“It is very easy to get lost. I see a lot of guys do a 2-year thing where they blow up and then disappear. It’s a lot of work. I’ve never been an artist who has done that hockey stick exponential growth thing and been like the hot current artist of the moment. It has always been a slow burn, and I feel as if my strength is in my consistency. I think it’s good for people to have perspective because there are some artists who have never worked a day job before. I hope they don’t take this life for granted. The hard part isn’t blowing up. The hard part is sustaining it, and keeping that fire going.”
Dublin-born producer EMBRZ has released his highly anticipated Progress EP via Ultra Music. The record outlines a dreamy composition while effortlessly blending downtempo melodies with progressive dance music. The release is the perfect soundtrack for any chill setting while also exhibiting EMBRZ’s versatility as an artist.
The self-taught producer tells us the following about Progress, and what drove him to release an EP:
“This EP was in some ways an experiment. I wanted to both challenge and push myself to work with different tempos and music styles. What if EMBRZ tried to write a pop song or something a bit heavy? I still wanted each track to feel like it belonged in the world of EMBRZ, but just my own spin on a certain style.”
EMBRZ’s ability to produce multiple types of music that blend into one great soundtrack is unique, making it even more impressive that he is self taught.
“Higher” is a mythical track with smooth vocals juxtaposing magnetically with the downtempo bassline that builds into a surprisingly intense drop. Prior to the EP’s release, “Higher” reached number one on Hype Machine’s most popular tracks. Indeed, the electronica-fueled single provides a strong start to the EP.
“Heartlines” has vocals by Meadowlark, and is less electronically driven than “Higher.” EMBRZ sets piano as the backbone of the track, bolstered by folk vocals and a steady build leading to the chorus. “Heartlines” more reminiscent of a song that would play on the radio, rather than one that would play at the club.
“Black Hole” opens with vocals that lead straight into an upbeat drum and piano intro. The lengthy, lyrically-focused beginning of the song leads into a progressive house drop where synths are the main attraction.
“Kido” relies more on a drumline and bass sound. The downtempo track would be perfect for a coffee shop or a spa, invoking dreamy feelings of relaxation.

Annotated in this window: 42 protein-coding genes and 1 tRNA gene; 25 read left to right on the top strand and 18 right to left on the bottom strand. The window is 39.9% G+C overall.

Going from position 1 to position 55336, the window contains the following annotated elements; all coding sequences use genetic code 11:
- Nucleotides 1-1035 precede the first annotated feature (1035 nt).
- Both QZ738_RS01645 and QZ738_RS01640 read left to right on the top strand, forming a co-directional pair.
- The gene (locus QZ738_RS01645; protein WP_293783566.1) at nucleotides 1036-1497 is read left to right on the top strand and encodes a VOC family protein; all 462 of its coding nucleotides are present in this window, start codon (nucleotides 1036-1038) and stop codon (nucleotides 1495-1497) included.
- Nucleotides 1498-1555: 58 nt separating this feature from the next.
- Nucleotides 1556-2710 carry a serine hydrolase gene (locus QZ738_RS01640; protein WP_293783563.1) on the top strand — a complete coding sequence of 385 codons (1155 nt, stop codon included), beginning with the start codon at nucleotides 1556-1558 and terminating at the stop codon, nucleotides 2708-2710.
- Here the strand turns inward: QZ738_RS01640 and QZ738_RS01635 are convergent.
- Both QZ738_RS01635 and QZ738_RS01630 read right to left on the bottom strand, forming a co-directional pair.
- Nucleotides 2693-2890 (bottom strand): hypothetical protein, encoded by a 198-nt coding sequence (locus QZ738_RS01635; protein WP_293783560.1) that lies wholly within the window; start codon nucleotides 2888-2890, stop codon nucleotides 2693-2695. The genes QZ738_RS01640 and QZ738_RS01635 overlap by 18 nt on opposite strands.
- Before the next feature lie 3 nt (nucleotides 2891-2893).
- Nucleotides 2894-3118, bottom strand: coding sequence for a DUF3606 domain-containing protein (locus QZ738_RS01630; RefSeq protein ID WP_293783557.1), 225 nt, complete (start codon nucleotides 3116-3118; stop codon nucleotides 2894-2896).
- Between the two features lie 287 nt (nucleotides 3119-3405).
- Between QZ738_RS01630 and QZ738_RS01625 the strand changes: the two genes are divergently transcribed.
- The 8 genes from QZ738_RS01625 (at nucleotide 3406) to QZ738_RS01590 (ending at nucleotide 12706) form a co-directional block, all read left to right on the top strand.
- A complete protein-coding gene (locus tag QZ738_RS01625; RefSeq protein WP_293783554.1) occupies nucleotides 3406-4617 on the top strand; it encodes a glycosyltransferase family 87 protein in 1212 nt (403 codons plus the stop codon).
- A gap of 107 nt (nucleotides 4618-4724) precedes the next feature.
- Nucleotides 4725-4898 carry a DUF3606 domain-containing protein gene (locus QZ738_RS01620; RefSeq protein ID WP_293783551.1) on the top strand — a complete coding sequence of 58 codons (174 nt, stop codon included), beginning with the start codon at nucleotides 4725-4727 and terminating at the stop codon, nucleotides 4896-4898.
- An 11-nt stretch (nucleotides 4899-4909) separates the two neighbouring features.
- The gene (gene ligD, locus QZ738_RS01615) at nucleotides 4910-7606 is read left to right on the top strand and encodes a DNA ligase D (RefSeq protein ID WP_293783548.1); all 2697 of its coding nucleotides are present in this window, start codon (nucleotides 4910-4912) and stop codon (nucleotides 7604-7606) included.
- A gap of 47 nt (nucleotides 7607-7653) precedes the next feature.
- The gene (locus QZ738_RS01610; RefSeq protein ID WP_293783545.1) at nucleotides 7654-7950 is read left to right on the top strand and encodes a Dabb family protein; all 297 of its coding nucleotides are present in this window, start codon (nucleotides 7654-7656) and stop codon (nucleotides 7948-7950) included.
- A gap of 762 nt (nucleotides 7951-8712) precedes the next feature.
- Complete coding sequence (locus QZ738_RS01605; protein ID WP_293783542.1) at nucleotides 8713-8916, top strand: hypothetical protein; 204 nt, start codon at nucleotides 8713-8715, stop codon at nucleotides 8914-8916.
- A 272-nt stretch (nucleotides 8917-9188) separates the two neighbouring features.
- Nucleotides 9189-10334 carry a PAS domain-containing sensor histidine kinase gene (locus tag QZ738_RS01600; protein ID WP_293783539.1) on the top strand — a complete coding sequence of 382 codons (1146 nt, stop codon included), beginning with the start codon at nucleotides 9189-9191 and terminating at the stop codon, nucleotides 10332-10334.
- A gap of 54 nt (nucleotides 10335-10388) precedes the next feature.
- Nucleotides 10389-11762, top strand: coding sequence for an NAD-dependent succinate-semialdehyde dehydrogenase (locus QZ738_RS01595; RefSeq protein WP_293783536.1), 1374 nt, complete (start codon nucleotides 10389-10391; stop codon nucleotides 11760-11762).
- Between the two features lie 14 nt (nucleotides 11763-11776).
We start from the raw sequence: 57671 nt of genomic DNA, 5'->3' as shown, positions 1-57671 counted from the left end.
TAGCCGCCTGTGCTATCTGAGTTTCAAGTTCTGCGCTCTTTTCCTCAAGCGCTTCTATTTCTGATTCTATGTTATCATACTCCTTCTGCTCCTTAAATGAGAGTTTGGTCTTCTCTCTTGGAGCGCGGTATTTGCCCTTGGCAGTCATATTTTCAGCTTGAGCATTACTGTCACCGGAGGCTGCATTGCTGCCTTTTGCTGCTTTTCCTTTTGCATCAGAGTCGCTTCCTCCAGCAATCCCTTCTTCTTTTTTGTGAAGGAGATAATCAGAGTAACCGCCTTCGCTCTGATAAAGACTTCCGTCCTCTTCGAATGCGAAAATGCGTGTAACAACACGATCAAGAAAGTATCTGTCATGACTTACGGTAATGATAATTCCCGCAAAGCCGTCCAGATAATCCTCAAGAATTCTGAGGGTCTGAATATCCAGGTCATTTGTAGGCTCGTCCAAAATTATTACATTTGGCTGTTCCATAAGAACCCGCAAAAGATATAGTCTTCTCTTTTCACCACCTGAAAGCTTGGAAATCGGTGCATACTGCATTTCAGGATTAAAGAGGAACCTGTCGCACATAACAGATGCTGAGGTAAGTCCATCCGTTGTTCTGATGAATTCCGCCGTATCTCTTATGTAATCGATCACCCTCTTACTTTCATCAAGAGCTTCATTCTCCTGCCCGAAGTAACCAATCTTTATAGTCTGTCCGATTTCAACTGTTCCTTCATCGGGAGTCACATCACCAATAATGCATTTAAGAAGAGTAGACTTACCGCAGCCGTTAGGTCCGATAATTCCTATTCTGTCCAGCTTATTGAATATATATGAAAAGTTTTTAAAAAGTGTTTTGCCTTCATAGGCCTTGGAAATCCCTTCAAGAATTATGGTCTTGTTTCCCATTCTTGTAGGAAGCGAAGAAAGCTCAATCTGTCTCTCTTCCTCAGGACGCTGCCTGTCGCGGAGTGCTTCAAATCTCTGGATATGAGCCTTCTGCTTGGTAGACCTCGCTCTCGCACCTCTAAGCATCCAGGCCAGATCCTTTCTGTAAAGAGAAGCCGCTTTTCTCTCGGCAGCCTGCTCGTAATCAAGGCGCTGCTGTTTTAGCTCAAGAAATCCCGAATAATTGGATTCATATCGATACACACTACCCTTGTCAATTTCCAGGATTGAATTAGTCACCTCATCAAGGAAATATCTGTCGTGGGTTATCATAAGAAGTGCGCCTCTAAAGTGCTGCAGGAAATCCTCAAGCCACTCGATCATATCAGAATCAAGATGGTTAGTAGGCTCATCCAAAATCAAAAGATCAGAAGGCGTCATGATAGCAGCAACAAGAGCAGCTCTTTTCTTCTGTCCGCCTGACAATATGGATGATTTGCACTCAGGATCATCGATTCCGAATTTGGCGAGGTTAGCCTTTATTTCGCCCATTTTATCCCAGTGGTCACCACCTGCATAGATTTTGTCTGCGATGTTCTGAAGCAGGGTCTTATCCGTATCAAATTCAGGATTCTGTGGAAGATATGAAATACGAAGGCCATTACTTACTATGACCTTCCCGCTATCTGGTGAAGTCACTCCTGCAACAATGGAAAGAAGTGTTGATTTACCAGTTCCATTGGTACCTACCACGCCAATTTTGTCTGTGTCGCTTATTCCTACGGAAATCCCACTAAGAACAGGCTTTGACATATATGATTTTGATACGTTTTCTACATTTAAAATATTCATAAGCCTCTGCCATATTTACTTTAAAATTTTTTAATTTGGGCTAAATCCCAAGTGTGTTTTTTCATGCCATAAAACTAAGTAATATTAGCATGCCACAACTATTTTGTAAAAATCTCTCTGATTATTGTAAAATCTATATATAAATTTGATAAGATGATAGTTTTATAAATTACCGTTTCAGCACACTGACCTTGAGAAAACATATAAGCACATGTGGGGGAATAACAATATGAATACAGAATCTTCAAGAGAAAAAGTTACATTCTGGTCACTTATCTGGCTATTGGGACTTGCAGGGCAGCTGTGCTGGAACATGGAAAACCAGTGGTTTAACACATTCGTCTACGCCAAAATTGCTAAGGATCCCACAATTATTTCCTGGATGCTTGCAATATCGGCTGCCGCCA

The last track on Progress, “Fire,”features vocals by former Skrillex collaborator Pennybirdrabbit. Catchy vocals open up the track and draw the listener into a house track still retaining the mystical elements that are characteristic of the rest of the album.
After two vibrant indie progressive remixes, up-and-coming duo Midnight Kids have put forth another energetic piece to add to their growing collection of tracks, establishing a signature sound categorized by playful harmonies, spirited percussion, and unforgettable melodies. While Midnight Kids are still a mysterious act – the members of the duo have yet to make their identities public – the two artists are quickly gaining momentum with every release.
The original by A R I Z O N A, “Electric Touch,” begins with a series of piano chord progressions in accordance with Zach Hannah’s soothing vocals, and then builds into a flurry of moving percussion and gentle guitar riffs. Midnight Kids take the breathtaking song one step further by incorporating more layers of alluring synth which add more texture to the original, and by creating a wildly addicting drop that makes dancing along irresistible.
Dash Berlin is a household name for old school progressive house lovers. While many of the genre’s producers have shifted to commercial house and pop, Dash Berlin remains as rooted in the sound as ever. His latest release “We Don’t Belong”is another characteristically progressive track from the Dutch producer. The song was released via Armada, and the upbeat anthem is enhanced by vocals courtesy of Haneri. This is a great listen for anyone looking for some feel good and upbeat music.